Here's an easy way to win a bar bet: ask somebody, "If you're sentenced to five years in prison, when can you file for judicial release?"
Okay, it's not likely to incur as much interest as something like, "How many intentional walks did Roger Maris get the year he hit 61 home runs?"* But it's the same type of trick question, because take a look at what the statute says. In a nutshell:
- If the sentence is less than two years, you can apply after thirty days
- If the sentence is at least two years but less than than five years, you can apply after one hundred eighty days
- If the sentence is five years or more but not more than ten, you can apply after five years
So what's the answer to the question of when you can apply if you've been sentenced to exactly five years? The answer is: you can't. You're going to become eligible for judicial release the day your prison sentence expires.
The Ohio Supreme Court took a look at this back in 2004 in State v. Peoples, and decided it was a violation of equal protection. That was a pretty tricky process. Deciding that, for purposes of the case, the statute classified offenders into two groups -- those serving exactly five years and those serving more than five -- was the easy part. But since it didn't involve a suspect classification like race, the "rational basis" test applied: the statute had to be upheld as long as the court could discern any rational explanation for why the legislature had made the distinction. And, for the life of the court, they couldn't. Besides, it really wasn't that big a deal. Peoples had been sentenced in 1998, but the legislature had changed the law in 2000 to allow those sentenced to exactly five years to petition for judicial release after four. So that took care of that.
And then, in 2009, the legislature amended the statute again, to what it was before 2000: a person sentenced to five years or more had to wait five years before applying for judicial release, which means that if someone was sentenced to exactly five years, they couldn't apply. In short, the legislature amended the statute so that it provided exactly what the court in Peoples had held unconstitutional.
The reasons for this are difficult to fathom. This wasn't simply a legislative oversight of dropping a comma or two; without going into detail, suffice it to say that this was an unmistakable attempt to make the statute into exactly what Peoples had voided.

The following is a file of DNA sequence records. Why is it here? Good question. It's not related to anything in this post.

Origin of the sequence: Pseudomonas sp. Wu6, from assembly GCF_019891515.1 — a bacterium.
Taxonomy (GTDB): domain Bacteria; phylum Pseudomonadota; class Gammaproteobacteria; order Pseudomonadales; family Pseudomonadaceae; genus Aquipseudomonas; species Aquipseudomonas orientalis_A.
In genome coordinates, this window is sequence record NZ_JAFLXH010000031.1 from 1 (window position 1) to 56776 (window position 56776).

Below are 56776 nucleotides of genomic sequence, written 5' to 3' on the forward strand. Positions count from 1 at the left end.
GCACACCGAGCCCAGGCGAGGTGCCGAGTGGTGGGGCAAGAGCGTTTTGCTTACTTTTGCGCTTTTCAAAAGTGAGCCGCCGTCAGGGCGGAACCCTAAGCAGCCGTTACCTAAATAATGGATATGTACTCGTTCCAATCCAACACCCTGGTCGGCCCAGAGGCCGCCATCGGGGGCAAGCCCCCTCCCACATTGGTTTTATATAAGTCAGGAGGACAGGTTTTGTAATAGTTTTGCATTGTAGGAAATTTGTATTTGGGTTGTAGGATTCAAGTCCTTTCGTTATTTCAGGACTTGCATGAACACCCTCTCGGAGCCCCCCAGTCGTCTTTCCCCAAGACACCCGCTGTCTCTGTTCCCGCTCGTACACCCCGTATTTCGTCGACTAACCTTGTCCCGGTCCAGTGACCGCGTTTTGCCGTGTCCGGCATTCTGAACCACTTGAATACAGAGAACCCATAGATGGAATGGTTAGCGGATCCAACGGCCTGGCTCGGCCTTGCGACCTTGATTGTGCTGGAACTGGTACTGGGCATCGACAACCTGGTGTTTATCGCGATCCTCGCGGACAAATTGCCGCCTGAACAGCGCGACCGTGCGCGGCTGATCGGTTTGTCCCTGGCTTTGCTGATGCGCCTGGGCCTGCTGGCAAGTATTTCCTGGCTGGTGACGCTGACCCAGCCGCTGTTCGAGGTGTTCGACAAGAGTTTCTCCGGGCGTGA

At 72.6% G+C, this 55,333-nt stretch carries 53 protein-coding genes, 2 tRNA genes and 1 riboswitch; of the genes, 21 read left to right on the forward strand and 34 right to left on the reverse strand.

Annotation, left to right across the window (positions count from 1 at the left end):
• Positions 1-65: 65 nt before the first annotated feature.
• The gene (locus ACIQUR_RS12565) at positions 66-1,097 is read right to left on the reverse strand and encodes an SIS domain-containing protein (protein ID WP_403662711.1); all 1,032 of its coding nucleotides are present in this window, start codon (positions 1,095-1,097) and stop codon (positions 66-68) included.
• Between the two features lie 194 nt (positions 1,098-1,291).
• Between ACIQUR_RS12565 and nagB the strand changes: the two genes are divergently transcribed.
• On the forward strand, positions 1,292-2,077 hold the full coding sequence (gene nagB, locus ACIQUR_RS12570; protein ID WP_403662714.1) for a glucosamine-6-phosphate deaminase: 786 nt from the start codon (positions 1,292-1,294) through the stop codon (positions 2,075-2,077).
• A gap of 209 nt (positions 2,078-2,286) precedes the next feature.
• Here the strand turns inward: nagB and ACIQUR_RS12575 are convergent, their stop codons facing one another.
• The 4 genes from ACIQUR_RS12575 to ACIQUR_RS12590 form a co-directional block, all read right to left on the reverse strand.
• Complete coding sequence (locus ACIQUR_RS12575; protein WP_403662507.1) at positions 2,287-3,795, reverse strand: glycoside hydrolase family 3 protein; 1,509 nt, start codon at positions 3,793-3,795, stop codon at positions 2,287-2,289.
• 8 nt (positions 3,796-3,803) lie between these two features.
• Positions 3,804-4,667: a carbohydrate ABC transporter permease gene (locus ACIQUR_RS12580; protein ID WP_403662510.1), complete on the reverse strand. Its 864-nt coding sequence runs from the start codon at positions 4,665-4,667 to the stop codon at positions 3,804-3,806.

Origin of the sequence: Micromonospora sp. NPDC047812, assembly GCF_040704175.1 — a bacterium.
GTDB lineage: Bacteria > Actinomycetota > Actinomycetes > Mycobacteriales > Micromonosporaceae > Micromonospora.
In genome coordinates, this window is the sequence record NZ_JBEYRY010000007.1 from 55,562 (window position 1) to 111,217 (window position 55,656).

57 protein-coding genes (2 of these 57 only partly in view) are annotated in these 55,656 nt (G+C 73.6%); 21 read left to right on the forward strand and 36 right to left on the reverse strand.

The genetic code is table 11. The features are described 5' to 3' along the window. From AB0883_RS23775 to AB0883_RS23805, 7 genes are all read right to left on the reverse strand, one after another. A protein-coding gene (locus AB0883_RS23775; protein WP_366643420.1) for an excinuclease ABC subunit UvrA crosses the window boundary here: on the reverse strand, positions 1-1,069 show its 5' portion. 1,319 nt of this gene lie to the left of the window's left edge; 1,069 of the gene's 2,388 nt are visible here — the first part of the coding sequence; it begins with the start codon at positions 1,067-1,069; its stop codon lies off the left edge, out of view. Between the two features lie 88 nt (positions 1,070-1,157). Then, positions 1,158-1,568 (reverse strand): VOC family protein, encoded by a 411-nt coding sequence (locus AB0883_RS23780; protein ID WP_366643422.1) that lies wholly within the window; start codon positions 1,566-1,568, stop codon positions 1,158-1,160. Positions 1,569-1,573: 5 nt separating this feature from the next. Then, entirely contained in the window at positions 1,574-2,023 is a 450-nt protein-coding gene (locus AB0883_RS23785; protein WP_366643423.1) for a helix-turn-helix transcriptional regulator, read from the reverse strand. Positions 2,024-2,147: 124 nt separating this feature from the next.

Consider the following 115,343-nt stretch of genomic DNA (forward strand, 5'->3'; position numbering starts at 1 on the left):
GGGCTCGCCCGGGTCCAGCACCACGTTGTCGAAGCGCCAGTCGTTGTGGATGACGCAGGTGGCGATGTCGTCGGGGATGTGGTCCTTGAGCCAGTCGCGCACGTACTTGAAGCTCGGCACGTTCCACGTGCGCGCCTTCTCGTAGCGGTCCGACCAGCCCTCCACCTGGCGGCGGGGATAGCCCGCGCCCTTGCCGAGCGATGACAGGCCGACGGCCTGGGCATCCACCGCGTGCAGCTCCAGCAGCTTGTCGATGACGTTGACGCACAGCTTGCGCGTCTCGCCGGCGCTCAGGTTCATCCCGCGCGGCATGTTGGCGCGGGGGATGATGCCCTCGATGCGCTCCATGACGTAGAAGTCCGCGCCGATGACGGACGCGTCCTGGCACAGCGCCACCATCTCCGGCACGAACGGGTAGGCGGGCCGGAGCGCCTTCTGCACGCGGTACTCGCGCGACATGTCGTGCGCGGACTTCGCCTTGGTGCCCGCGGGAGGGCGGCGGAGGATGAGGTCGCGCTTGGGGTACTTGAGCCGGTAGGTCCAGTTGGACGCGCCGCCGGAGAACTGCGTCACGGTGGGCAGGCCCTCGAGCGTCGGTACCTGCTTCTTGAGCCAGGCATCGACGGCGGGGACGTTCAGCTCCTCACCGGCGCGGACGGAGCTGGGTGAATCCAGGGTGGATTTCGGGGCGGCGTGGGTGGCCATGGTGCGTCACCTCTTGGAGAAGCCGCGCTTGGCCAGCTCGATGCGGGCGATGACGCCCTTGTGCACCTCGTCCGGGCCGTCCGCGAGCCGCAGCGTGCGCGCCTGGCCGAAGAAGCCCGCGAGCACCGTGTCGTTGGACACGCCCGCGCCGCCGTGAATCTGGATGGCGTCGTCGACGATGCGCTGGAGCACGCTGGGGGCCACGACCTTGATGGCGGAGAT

This is where the fun starts. Several questions:
First, what's the effect of Peoples on the new statute? It's possible that the re-enactment of the statute would prompt the Supreme Court to take a second look at it. What would happen then is an open question: Peoples was a 4-3 decision, and breaks down to 2-2 among the members who are still on the court. Still, it's not like the court would be looking at this for the first time, as it was in Peoples; a different result would require overruling that decision, and that raises some stare decisis problems. At any rate, this is sort of a reverse Ice-Foster argument; until Peoples is overruled, lower courts are bound to follow it.
Second, assuming Peoples goes back into effect, what's the period a person sentenced to five years has to wait before he can apply for judicial release? Peoples had filed his application after 180 days, and the trial court had granted it, so one might presume that, if the Supreme Court tosses the new amendment, you'd again have a 180-day period. I don't think so; I think a legitimate argument could be advanced that we then revert back to the statute which was in effect before the amendment, which has a 4-year waiting period.
But that brings up another question. The new statute went into effect on April 7, 2009. What happens if your client was sentenced before that? Forgetting Peoples for a minute, can he claim that the amendment doesn't apply to him, because he was sentenced under the old statute?
The argument here is an ex post facto one: when you're sentenced to prison, you have two years before you can file for judicial release. After you're sentenced, the legislature changes it so that you have to wait five years. Doesn't that "increase the punishment" sufficient to trigger the ex post facto clause?
There's some good early case law on that; in 1981 in Weaver v. Graham the Supreme Court held that changes in parole eligibility could be a violation. But nine years later, in Collins v. Youngblood, the Court backed off that, seemingly limiting ex post facto analysis in this context to not whether the "legislative change produces some ambiguous 'disadvantage,' but on whether any such change alters the definition of criminal conduct or increases the penalty by which a crime is punishable."
The bottom line is that anybody sentenced to exactly five years has a good argument that they're eligible for judicial release after four. The question might not require much further litigation; I've heard that the General Assembly is working to correct the mistake it made in its last amendment to the statute. Then again, I can think of few more despairing passages than "the Ohio legislature is working to fix this."
* Answer: None; he was batting third, and Mickey Mantle hit fourth.